Bypassing smart contracts is an alternative solution to Web3 development. However, without smart contracts, most blockchains will not have the proper encryption layer needed to create such applications. That’s why Web3 protocols like prasaga they are using a blockchain operating system (OS) instead of smart contracts.

The blockchain operating system uses a variant of Python, known as SagaOS, to extend the functionalities of smart contracts. Plus, it includes the gold standards found in Web2 software development: full flexibility and dynamic coding logic. This can be very useful for meeting the complex needs of enterprise-grade software, including supply chain and manufacturing industries.

“Automakers can use unique digital IDs to track every part of their finished cars, from origin to final delivery. For automakers, this creates complete visibility into the entire manufacturing process, providing an unprecedented level of transparency and data tracking,” says Michael Holdmann, CEO and founder of PraSaga.

Blocks on the SagaChain are secured using the Proof-of-Work (PoW) consensus mechanism promoted by Bitcoin, coupled with the energy-efficient Proof-of-Stake (PoS) model. Ethereum, the largest smart contract platform, recently reduced its total energy consumption by 99.95 percent after switching to the PoS consensus model.

Web3 still has a lot to explore

“A blockchain operating system means that Python programmers can now quickly fix bugs as they would in Web2 development while reaping the benefits of the underlying blockchain technology. We anticipate that these factors will encourage more coders to take advantage of the latest Web3 technologies while maintaining the industry standards of battle-tested software development,” says Holdmann.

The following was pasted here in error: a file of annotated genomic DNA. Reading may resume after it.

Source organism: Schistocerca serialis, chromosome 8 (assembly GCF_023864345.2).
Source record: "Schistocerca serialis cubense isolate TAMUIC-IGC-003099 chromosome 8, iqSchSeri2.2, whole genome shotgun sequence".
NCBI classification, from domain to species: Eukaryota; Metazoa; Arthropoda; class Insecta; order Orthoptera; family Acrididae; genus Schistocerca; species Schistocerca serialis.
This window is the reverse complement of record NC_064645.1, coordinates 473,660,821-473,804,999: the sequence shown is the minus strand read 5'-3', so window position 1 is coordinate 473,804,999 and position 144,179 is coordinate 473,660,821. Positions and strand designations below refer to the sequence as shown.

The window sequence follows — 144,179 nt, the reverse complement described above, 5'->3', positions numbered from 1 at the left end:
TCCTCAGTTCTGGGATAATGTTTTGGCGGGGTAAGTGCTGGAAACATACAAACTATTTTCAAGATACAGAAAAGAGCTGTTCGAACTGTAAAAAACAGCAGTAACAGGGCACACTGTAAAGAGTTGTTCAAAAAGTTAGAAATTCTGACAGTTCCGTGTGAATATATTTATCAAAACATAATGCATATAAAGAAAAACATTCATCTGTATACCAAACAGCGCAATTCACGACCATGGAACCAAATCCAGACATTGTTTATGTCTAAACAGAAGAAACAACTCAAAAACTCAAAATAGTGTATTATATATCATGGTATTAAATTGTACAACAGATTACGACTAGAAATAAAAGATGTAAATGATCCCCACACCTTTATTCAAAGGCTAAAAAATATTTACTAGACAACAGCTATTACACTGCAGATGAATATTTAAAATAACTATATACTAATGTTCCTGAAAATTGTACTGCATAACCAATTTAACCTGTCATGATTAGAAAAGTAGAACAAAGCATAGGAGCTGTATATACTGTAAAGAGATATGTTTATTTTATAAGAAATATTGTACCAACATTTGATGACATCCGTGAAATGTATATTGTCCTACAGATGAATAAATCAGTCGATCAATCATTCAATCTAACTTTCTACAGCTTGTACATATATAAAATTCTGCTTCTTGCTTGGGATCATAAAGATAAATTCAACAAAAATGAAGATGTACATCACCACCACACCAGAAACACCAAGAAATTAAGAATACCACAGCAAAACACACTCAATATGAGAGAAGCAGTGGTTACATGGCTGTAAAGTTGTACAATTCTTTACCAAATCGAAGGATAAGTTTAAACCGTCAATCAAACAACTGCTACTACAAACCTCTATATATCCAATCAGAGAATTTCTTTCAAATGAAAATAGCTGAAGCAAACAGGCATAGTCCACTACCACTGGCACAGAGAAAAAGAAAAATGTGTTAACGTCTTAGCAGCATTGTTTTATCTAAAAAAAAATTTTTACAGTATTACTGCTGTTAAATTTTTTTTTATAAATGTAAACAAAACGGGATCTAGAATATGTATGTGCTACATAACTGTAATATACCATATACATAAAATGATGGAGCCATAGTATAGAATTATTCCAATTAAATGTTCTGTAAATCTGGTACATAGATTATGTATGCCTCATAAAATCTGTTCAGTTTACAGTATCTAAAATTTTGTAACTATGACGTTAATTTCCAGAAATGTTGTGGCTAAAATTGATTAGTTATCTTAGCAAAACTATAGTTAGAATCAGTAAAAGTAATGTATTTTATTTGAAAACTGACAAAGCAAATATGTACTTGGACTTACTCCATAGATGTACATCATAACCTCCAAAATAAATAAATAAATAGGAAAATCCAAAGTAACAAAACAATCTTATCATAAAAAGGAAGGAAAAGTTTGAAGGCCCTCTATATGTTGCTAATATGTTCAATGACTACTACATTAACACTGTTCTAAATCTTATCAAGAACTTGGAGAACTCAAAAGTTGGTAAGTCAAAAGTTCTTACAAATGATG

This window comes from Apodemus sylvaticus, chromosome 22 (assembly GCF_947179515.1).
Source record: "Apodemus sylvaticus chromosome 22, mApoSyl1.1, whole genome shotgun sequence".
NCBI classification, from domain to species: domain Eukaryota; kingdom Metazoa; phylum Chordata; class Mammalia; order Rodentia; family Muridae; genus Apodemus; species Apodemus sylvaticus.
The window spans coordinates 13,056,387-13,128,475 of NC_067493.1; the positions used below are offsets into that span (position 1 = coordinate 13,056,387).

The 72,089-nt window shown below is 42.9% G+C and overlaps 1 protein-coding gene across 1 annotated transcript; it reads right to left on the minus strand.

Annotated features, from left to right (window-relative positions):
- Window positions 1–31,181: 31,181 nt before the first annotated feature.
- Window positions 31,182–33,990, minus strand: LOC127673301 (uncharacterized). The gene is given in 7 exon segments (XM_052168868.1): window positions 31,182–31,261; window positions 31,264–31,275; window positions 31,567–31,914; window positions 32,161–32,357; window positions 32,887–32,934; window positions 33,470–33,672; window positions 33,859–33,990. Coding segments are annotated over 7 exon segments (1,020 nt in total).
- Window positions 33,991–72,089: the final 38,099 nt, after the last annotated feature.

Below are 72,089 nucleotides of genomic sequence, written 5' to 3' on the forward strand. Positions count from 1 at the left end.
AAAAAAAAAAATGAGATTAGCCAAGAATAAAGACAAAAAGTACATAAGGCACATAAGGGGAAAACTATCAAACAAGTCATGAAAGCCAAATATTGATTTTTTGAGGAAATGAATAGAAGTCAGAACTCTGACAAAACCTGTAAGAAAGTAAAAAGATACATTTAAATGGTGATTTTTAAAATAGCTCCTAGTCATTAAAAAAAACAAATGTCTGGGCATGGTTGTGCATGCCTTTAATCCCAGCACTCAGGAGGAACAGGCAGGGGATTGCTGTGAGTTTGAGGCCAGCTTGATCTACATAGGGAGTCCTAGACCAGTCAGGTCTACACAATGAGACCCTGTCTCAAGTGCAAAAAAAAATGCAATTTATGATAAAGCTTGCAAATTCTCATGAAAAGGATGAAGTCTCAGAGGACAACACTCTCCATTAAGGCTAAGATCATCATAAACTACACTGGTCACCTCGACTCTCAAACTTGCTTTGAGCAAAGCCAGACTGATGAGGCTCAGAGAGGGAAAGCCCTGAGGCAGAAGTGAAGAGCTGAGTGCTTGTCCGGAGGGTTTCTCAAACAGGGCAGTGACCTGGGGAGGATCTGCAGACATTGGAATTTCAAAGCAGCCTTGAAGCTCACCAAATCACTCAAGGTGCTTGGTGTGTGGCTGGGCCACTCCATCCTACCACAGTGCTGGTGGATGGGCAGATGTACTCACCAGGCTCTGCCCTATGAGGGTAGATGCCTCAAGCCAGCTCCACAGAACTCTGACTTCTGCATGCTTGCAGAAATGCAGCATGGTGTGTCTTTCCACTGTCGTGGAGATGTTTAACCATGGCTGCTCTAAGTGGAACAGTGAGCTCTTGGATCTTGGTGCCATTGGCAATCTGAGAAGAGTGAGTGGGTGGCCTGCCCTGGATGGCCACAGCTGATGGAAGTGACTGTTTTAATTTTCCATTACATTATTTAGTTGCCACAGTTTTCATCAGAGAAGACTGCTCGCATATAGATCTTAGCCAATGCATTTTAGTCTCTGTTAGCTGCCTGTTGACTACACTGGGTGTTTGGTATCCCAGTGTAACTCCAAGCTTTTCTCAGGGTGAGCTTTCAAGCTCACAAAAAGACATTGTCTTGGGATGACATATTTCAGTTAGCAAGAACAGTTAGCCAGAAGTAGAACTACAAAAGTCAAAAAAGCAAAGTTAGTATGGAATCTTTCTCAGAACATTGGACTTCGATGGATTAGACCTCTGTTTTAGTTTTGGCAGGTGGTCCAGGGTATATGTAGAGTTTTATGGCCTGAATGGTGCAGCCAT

The notion that Web3 is relatively new also makes it a hotbed for startups and ambitious developers. As with any new industry, time will tell how the next evolution of digital applications will take off.

The human and the machine The podcast is dedicated to informing and demystifying the crypto, DeFi, GameFi, NFT, and blockchain industries for the average person.

Tlahui he is a man in love with words and the blockchain. His storytelling and his passion for communicating led him to co-host The Human & Machine, a podcast and YouTube channel. Where he legitimately plays the role of an average minded human trying to understand and explain in layman’s terms, the jargon and intricacies presented to him by The Machine, his ruthless but brilliant co-host.

HikaruHikaru is a blockchain lover with a soft spot for cooking. His excellent understanding and experience in blockchain technologies, in addition to his inhuman work ethic, have earned him the nickname The Machine. In the show, he plays the role of an all-knowing hybrid robot who struggles to explain blockchain concepts to The Human as he tries not to lose faith in humanity.

The Human Machine The Brain 02Kenny Au, also known as The Brain, is a #Web3.0 #FutureofWork #DistributedOrganizations Outerspace OG. Your brain works in space-time. Additionally, his innate Web 3.0 visions and strategies have earned him the nickname The Brain.